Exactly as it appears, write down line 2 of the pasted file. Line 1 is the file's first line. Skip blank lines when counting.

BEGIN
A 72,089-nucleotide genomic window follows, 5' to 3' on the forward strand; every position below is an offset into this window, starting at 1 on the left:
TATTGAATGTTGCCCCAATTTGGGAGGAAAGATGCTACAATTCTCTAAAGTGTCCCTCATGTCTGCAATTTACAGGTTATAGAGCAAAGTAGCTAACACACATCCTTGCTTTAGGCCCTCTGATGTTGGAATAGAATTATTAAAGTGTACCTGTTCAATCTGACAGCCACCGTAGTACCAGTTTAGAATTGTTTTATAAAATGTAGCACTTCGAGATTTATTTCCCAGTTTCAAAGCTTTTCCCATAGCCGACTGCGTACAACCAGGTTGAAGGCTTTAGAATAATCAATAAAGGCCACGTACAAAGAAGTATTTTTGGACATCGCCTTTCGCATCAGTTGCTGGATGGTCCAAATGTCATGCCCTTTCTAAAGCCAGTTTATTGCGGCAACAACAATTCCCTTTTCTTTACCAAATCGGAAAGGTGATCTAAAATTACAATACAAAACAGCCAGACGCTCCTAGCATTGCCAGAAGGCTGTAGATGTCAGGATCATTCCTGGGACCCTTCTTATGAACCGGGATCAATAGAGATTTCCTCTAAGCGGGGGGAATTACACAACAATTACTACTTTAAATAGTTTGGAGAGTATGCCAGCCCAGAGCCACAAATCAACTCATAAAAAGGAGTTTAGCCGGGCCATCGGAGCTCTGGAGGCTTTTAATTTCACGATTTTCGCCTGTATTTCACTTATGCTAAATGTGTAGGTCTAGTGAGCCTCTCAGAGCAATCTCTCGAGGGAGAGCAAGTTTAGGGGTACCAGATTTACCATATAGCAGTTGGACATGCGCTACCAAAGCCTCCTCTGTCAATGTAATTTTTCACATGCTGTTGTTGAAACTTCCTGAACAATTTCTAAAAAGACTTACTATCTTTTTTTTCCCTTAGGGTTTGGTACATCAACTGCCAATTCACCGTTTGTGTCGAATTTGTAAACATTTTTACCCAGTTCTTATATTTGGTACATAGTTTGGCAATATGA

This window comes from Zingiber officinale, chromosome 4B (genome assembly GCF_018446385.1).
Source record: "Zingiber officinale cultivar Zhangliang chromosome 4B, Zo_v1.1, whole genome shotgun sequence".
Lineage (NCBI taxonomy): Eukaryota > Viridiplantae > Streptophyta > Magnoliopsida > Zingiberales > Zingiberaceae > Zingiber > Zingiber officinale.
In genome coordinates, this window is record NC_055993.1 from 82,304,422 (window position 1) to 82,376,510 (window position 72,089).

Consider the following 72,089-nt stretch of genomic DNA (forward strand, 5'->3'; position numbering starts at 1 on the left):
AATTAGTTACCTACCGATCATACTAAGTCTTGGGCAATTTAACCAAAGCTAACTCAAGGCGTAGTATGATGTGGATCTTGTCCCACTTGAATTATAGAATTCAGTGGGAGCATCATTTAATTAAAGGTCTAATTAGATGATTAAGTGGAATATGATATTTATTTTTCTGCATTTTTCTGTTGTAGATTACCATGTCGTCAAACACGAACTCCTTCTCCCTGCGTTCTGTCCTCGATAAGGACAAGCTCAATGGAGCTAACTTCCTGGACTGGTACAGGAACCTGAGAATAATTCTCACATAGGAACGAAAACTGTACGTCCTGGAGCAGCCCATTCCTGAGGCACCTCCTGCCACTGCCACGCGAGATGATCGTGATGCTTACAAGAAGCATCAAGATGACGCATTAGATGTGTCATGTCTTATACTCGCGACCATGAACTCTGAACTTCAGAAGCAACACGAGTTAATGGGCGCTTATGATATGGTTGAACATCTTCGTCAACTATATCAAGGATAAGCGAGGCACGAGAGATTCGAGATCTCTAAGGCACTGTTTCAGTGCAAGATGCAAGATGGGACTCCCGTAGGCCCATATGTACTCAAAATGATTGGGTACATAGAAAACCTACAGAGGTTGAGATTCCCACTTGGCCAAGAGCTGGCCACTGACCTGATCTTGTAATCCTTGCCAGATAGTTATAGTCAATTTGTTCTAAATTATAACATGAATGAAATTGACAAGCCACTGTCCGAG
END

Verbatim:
TATTGAATGTTGCCCCAATTTGGGAGGAAAGATGCTACAATTCTCTAAAGTGTCCCTCATGTCTGCAATTTACAGGTTATAGAGCAAAGTAGCTAACACACATCCTTGCTTTAGGCCCTCTGATGTTGGAATAGAATTATTAAAGTGTACCTGTTCAATCTGACAGCCACCGTAGTACCAGTTTAGAATTGTTTTATAAAATGTAGCACTTCGAGATTTATTTCCCAGTTTCAAAGCTTTTCCCATAGCCGACTGCGTACAACCAGGTTGAAGGCTTTAGAATAATCAATAAAGGCCACGTACAAAGAAGTATTTTTGGACATCGCCTTTCGCATCAGTTGCTGGATGGTCCAAATGTCATGCCCTTTCTAAAGCCAGTTTATTGCGGCAACAACAATTCCCTTTTCTTTACCAAATCGGAAAGGTGATCTAAAATTACAATACAAAACAGCCAGACGCTCCTAGCATTGCCAGAAGGCTGTAGATGTCAGGATCATTCCTGGGACCCTTCTTATGAACCGGGATCAATAGAGATTTCCTCTAAGCGGGGGGAATTACACAACAATTACTACTTTAAATAGTTTGGAGAGTATGCCAGCCCAGAGCCACAAATCAACTCATAAAAAGGAGTTTAGCCGGGCCATCGGAGCTCTGGAGGCTTTTAATTTCACGATTTTCGCCTGTATTTCACTTATGCTAAATGTGTAGGTCTAGTGAGCCTCTCAGAGCAATCTCTCGAGGGAGAGCAAGTTTAGGGGTACCAGATTTACCATATAGCAGTTGGACATGCGCTACCAAAGCCTCCTCTGTCAATGTAATTTTTCACATGCTGTTGTTGAAACTTCCTGAACAATTTCTAAAAAGACTTACTATCTTTTTTTTCCCTTAGGGTTTGGTACATCAACTGCCAATTCACCGTTTGTGTCGAATTTGTAAACATTTTTACCCAGTTCTTATATTTGGTACATAGTTTGGCAATATGA